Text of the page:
5 Items

Analysis & Opinions - Bulletin of the Atomic Scientists

The Postponement of the NPT Review Conference. Antagonisms, Conflicts and Nuclear Risks after the Pandemic

The Bulletin of Atomic Scientists has published a document from the Pugwash Conference on Science and World Affairs concerning nuclear problems and tensions in the time of COVID-19. The document has been co-signed by a large number of Pugwash colleagues and personalities.

Futuristic weapon

Creative Commons

Analysis & Opinions - Russia Matters

Expert Survey: Is Nuclear Arms Control Dead or Can New Principles Guide It?

| July 30, 2019

With the historic INF Treaty more than likely to terminate, and the future of New START in doubt, what guiding principles for interstate nuclear arms control can we hope for? Of eight U.S., Russian, European and Chinese experts surveyed by Russia Matters, most agree that bilateral agreements between the world’s two nuclear superpowers still have a role to play in any new arms control regime, but they differed considerably on the nature of that role.

Discussion Paper - International Security Program, Belfer Center

U.S. Tactical Nuclear Weapons in Europe after NATO's Lisbon Summit: Why Their Withdrawal Is Desirable and Feasible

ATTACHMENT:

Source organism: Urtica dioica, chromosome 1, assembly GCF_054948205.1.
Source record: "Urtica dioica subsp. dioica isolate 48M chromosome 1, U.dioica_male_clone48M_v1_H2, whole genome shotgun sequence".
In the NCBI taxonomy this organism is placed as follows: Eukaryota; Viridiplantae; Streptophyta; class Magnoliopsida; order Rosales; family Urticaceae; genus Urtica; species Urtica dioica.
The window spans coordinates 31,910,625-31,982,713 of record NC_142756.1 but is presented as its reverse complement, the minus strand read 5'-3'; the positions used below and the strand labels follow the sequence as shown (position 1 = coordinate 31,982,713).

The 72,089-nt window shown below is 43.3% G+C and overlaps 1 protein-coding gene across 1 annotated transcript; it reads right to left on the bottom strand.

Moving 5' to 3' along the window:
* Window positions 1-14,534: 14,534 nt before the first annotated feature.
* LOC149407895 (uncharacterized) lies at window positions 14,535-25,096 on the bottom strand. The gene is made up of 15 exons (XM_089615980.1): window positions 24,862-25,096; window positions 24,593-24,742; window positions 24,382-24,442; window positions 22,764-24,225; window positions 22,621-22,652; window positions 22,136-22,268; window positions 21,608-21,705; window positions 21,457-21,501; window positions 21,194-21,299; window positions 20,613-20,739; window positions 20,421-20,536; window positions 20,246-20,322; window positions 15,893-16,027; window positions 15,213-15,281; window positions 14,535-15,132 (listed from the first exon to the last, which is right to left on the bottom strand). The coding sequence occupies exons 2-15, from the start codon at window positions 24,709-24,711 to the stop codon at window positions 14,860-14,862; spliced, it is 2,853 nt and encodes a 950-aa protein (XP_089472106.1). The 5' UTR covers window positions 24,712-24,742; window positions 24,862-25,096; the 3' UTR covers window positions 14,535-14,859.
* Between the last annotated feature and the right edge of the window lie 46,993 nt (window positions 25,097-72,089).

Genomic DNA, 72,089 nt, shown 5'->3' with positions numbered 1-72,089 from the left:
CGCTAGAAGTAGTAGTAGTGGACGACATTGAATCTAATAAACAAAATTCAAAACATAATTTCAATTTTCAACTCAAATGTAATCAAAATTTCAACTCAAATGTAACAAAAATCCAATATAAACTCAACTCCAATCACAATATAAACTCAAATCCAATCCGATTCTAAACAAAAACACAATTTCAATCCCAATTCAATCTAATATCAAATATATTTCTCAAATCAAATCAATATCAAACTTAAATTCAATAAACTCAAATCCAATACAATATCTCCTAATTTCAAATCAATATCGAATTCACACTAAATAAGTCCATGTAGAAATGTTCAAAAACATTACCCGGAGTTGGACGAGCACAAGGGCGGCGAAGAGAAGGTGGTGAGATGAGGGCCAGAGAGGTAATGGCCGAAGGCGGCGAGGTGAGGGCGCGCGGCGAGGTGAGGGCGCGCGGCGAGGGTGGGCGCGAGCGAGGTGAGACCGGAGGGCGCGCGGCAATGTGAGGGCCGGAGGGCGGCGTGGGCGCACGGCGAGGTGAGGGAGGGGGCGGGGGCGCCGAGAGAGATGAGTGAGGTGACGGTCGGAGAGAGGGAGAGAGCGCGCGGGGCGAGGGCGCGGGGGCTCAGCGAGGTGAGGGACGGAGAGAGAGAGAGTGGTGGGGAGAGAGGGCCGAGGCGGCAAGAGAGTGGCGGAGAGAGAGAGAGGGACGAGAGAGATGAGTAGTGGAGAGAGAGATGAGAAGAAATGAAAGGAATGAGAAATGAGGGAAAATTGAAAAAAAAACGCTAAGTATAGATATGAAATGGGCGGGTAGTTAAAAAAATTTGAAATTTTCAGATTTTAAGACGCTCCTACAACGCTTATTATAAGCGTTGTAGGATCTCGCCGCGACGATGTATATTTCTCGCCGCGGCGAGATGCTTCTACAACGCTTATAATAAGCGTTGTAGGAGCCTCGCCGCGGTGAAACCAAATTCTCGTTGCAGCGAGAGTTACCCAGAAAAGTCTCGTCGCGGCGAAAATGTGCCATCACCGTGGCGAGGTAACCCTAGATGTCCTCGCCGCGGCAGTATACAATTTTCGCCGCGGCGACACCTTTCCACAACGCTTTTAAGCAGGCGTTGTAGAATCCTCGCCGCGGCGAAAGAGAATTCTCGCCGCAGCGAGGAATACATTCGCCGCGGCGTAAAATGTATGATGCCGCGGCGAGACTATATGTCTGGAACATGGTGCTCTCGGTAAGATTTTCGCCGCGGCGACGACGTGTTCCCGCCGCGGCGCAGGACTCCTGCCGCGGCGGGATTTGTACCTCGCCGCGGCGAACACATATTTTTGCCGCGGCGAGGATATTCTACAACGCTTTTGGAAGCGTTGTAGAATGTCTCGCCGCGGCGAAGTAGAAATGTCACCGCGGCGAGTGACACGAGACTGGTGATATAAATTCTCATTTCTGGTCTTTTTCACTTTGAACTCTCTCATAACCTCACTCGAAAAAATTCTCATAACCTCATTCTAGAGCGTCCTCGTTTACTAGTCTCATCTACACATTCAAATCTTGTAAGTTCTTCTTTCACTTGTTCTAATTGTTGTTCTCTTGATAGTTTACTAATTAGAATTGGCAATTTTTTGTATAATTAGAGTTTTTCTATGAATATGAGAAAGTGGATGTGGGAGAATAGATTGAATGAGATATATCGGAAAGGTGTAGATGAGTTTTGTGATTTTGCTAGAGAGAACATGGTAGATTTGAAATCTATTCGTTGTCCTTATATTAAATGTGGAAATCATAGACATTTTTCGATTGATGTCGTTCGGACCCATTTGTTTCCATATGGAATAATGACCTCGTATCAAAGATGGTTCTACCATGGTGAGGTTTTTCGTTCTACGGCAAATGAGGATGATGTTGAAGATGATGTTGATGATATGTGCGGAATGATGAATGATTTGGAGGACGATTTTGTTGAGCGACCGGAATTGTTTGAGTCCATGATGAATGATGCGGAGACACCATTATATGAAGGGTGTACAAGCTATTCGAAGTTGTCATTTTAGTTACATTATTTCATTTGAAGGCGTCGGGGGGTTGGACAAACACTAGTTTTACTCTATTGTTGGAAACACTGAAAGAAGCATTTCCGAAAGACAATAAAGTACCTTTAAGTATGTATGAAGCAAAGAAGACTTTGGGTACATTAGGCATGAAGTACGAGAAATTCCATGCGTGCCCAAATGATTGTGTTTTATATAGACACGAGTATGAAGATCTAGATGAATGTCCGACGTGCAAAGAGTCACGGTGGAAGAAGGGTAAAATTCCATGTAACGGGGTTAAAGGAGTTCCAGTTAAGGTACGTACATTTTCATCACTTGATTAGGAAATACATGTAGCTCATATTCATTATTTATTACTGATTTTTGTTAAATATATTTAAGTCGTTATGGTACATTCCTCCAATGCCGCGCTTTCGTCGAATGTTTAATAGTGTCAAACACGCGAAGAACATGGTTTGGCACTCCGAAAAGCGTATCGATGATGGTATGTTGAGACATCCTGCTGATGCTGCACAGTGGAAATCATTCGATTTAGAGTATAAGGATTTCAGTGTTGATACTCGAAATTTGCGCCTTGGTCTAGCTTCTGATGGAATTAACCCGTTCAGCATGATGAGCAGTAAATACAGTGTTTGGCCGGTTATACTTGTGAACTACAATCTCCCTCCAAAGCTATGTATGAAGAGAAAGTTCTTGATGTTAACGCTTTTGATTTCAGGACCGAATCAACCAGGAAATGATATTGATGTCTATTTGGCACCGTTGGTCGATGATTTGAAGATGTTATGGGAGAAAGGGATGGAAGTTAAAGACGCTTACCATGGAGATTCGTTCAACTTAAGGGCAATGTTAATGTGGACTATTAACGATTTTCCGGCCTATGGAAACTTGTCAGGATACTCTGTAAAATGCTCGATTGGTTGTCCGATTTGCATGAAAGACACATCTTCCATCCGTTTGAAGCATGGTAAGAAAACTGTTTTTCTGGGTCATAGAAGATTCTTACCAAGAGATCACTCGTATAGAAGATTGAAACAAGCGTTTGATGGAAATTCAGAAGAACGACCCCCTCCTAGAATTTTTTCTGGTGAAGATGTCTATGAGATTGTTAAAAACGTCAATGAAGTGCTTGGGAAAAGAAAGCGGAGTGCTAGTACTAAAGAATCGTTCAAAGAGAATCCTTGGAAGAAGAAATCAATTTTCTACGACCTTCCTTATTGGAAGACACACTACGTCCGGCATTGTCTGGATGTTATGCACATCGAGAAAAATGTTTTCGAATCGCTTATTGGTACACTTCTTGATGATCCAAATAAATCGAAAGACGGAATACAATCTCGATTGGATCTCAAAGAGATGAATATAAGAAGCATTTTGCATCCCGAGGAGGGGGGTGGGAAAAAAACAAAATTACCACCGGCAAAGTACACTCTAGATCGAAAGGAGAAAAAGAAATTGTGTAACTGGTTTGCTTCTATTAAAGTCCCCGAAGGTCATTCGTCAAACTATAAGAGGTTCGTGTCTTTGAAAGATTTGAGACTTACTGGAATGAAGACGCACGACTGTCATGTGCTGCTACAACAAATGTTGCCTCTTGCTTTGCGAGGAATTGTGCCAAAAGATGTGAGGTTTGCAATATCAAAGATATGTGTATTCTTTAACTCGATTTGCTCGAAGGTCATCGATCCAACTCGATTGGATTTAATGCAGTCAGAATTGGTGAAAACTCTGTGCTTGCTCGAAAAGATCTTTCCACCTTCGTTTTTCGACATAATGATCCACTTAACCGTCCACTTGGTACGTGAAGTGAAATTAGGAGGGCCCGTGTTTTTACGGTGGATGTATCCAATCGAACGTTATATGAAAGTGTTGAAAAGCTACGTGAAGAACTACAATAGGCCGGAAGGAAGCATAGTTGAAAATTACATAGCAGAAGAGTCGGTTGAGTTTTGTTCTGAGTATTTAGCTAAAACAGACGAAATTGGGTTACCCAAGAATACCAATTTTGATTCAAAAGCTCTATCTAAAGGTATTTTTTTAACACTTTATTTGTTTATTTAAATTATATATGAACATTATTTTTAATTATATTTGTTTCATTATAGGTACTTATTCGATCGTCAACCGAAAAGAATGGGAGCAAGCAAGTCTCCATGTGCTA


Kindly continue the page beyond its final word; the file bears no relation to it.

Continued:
| May 2011

This paper describes how, over the past two decades, the usefulness of U.S. tactical nuclear weapons that are forward-deployed in Europe has gradually declined, and it explains the logic behind their decreased importance.

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Discussion Paper - Belfer Center for Science and International Affairs, Harvard Kennedy School

Beyond the ABM Treaty: A Plea For a Limited National Missile Defense System

With approval rates higher than ever thanks to the war against terrorism, President George W. Bush finally did in December 2001 what he had threatened to do on different occasions but what many others thought - or hoped - was only bluff: withdrawing unilaterally from the 1972 Anti-Ballistic Missile (ABM) Treaty. Regardless of the rationale or emotions behind or against this decision, it ended a period of uncertainty. Although in principle the Bush administration can still change its mind until June 2002 when the six months withdrawal period expires, most observers believe that this will not happen. Indeed, there are already plans on the table to start building a new test site at Fort Greely in Alaska in the Summer of 2002 that from 2004 onwards could be used as a base for a small ground-based mid-course National Missile Defense (NMD) launch site if needed.